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Nikkor 35mm f/1.8 meets the briny sea.

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Consulo
Consulo  10768 forum posts Scotland10 Constructive Critique Points
22 Jul 2014 - 5:30 PM

Hello everyone,

So to cut a long story short, I had an accident yesterday that resulted in my Nikkor 35mm f/1.8 taking a tumble and landing in a rock pool of salt water (disturbingly it was at the same location that my D70 came to a horrible end). I know, I know, you're probably thinking it's curtains for that lens. I didn't fully submerge (in fact it was only about a quarter submerged, lying on its side) and I managed to pull it out as quick as I could, maybe about 2 seconds after I could scramble down quick enough to scoop it up.

I've let the lens dry out a bit and given it a quick cursory go on my D7000 body and whilst it is metering fine, it is no longer autofocusing. I'm going to leave it a few days to see if it helps at all, but from what I've been reading on the interwebs, the outlook seems somewhat bleak. Is it likely this could perhaps fix itself, or has the briny deep killed the AF on my lens?

If it is dead, does anyone know how much it would cost to repair it? I'm going to get in touch with Nikon shortly and see where I stand, but I thought I might ask here first and see if anyone has had a similar experience. I suppose it's not essential to have the AF but I wouldn't be upset if I could get the function back again. If it's going to cost almost as much to repair it as it would to buy brand new, then it's a situation I'll have to think very carefully about.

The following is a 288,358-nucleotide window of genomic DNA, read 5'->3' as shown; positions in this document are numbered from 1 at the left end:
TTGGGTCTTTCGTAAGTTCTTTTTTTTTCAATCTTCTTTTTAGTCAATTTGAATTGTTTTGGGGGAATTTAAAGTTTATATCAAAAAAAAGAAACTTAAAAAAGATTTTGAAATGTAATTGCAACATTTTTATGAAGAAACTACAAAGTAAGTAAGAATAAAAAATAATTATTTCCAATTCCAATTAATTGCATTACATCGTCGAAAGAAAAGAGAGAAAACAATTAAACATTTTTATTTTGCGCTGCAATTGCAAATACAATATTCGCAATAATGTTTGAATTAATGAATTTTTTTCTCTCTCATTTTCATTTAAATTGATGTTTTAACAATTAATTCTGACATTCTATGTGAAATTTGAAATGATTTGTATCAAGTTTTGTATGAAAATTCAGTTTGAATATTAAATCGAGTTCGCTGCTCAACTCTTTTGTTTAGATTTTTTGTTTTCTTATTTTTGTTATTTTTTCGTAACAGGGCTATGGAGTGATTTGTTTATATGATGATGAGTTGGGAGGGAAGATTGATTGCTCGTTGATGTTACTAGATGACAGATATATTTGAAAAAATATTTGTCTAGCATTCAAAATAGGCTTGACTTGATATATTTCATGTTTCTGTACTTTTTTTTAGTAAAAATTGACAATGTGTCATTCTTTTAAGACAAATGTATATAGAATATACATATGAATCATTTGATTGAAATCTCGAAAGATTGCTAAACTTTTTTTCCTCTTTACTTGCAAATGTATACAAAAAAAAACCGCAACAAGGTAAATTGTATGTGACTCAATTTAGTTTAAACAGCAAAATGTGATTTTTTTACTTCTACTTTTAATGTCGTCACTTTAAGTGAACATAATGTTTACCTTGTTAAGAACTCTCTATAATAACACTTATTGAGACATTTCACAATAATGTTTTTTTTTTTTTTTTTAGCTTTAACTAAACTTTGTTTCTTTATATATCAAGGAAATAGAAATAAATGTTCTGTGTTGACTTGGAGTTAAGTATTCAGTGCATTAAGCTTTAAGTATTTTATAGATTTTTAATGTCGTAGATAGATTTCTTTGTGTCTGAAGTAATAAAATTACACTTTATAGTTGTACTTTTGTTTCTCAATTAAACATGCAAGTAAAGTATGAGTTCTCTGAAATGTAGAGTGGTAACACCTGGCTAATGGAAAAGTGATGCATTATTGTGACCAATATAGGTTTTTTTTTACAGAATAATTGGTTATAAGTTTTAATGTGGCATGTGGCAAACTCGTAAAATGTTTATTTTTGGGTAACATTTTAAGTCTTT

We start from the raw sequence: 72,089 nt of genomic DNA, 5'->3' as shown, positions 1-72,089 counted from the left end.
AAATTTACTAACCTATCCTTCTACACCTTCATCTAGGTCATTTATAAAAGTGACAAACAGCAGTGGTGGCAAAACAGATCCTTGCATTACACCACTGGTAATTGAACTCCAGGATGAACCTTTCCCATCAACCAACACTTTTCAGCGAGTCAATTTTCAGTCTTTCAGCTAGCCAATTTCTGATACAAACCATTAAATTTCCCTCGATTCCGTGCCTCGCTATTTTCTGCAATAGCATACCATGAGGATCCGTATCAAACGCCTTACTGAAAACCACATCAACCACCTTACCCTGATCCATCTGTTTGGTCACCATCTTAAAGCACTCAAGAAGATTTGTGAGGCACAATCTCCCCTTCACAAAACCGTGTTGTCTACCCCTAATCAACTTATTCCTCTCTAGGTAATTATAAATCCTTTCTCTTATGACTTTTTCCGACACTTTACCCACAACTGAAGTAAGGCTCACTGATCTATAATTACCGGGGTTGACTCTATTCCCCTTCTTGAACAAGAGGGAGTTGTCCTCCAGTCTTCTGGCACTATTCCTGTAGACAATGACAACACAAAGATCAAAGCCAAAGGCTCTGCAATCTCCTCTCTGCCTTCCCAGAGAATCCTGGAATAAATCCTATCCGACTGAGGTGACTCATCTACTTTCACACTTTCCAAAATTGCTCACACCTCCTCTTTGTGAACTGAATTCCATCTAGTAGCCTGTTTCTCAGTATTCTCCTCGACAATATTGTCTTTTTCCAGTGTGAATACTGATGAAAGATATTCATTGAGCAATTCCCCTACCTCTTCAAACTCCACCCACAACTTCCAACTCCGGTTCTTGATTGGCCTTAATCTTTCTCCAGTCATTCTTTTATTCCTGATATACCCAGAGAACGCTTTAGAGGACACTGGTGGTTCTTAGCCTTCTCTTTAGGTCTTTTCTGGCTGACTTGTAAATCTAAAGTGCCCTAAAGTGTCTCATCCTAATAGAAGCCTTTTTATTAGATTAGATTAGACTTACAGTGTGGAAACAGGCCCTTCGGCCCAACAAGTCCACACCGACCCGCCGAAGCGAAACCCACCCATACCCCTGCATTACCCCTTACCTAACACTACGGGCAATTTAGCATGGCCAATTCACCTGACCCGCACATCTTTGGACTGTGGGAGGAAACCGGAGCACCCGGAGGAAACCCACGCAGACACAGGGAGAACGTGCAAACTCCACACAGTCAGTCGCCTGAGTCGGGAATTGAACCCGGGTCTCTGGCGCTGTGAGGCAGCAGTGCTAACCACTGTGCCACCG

If I don't reply straight away to any answers it's because I'm going to be away and won't be able to check in until tomorrow, so any answers proffered in the meantime are appreciated.

Thanks,
Michael.

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22 Jul 2014 - 5:30 PM

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Chrism8
Chrism8  7745 forum posts England14 Constructive Critique Points
22 Jul 2014 - 5:45 PM

I know its difficult to do, but an option would have been to immerse the lens in clean tap water as soon as possible afterwards the event, the exposure to the salty water and letting it partially / fully dry out probably means curtains unfortunately.

Snapper
Snapper  93753 forum posts United States Minor Outlying Islands3 Constructive Critique Points
22 Jul 2014 - 5:49 PM

What Chris said about putting it in clean water (unsalted!), but could you actually see if the salt water had got inside the lens, or only round the electrical contacts?

thewilliam
22 Jul 2014 - 5:55 PM